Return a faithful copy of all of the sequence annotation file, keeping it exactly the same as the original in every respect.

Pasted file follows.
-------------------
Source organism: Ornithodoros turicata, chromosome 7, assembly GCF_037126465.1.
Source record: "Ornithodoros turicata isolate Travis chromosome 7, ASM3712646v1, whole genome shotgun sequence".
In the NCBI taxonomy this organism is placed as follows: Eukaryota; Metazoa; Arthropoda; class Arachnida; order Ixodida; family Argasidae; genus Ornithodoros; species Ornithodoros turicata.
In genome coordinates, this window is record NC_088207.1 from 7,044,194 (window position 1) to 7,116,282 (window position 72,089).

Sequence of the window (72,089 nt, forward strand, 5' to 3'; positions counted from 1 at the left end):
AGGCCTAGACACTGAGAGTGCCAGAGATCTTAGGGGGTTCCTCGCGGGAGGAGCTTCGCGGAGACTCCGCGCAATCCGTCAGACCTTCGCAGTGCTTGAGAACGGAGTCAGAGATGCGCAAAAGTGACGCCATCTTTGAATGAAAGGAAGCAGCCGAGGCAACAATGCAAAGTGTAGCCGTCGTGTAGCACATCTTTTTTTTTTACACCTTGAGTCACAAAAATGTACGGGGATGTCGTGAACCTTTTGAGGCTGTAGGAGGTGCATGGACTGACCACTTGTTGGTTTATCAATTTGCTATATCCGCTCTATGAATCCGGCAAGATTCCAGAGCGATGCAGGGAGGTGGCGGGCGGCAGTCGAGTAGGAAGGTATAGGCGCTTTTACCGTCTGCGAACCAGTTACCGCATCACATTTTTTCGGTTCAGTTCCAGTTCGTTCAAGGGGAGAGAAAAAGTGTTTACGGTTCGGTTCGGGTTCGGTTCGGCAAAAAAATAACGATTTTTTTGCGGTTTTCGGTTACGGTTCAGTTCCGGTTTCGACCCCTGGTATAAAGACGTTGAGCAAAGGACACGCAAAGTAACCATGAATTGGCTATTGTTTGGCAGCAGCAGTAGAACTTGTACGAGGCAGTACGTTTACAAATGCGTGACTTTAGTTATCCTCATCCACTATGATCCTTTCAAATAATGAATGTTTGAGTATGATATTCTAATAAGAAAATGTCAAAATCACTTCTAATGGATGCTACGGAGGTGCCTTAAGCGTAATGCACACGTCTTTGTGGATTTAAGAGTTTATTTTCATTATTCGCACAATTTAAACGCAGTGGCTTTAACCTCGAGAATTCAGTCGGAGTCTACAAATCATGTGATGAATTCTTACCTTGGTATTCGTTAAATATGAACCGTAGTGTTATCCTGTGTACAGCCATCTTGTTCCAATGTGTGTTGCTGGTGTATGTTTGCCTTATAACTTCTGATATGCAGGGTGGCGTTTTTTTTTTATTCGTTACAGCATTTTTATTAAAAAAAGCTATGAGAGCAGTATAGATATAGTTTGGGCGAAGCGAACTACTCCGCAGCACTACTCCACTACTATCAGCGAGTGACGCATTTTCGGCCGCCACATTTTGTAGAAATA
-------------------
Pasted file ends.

Source organism: Ornithodoros turicata, chromosome 7, assembly GCF_037126465.1.
Source record: "Ornithodoros turicata isolate Travis chromosome 7, ASM3712646v1, whole genome shotgun sequence".
In the NCBI taxonomy this organism is placed as follows: Eukaryota; Metazoa; Arthropoda; class Arachnida; order Ixodida; family Argasidae; genus Ornithodoros; species Ornithodoros turicata.
In genome coordinates, this window is record NC_088207.1 from 7,044,194 (window position 1) to 7,116,282 (window position 72,089).

Sequence of the window (72,089 nt, forward strand, 5' to 3'; positions counted from 1 at the left end):
AGGCCTAGACACTGAGAGTGCCAGAGATCTTAGGGGGTTCCTCGCGGGAGGAGCTTCGCGGAGACTCCGCGCAATCCGTCAGACCTTCGCAGTGCTTGAGAACGGAGTCAGAGATGCGCAAAAGTGACGCCATCTTTGAATGAAAGGAAGCAGCCGAGGCAACAATGCAAAGTGTAGCCGTCGTGTAGCACATCTTTTTTTTTTACACCTTGAGTCACAAAAATGTACGGGGATGTCGTGAACCTTTTGAGGCTGTAGGAGGTGCATGGACTGACCACTTGTTGGTTTATCAATTTGCTATATCCGCTCTATGAATCCGGCAAGATTCCAGAGCGATGCAGGGAGGTGGCGGGCGGCAGTCGAGTAGGAAGGTATAGGCGCTTTTACCGTCTGCGAACCAGTTACCGCATCACATTTTTTCGGTTCAGTTCCAGTTCGTTCAAGGGGAGAGAAAAAGTGTTTACGGTTCGGTTCGGGTTCGGTTCGGCAAAAAAATAACGATTTTTTTGCGGTTTTCGGTTACGGTTCAGTTCCGGTTTCGACCCCTGGTATAAAGACGTTGAGCAAAGGACACGCAAAGTAACCATGAATTGGCTATTGTTTGGCAGCAGCAGTAGAACTTGTACGAGGCAGTACGTTTACAAATGCGTGACTTTAGTTATCCTCATCCACTATGATCCTTTCAAATAATGAATGTTTGAGTATGATATTCTAATAAGAAAATGTCAAAATCACTTCTAATGGATGCTACGGAGGTGCCTTAAGCGTAATGCACACGTCTTTGTGGATTTAAGAGTTTATTTTCATTATTCGCACAATTTAAACGCAGTGGCTTTAACCTCGAGAATTCAGTCGGAGTCTACAAATCATGTGATGAATTCTTACCTTGGTATTCGTTAAATATGAACCGTAGTGTTATCCTGTGTACAGCCATCTTGTTCCAATGTGTGTTGCTGGTGTATGTTTGCCTTATAACTTCTGATATGCAGGGTGGCGTTTTTTTTTTATTCGTTACAGCATTTTTATTAAAAAAAGCTATGAGAGCAGTATAGATATAGTTTGGGCGAAGCGAACTACTCCGCAGCACTACTCCACTACTATCAGCGAGTGACGCATTTTCGGCCGCCACATTTTGTAGAAATA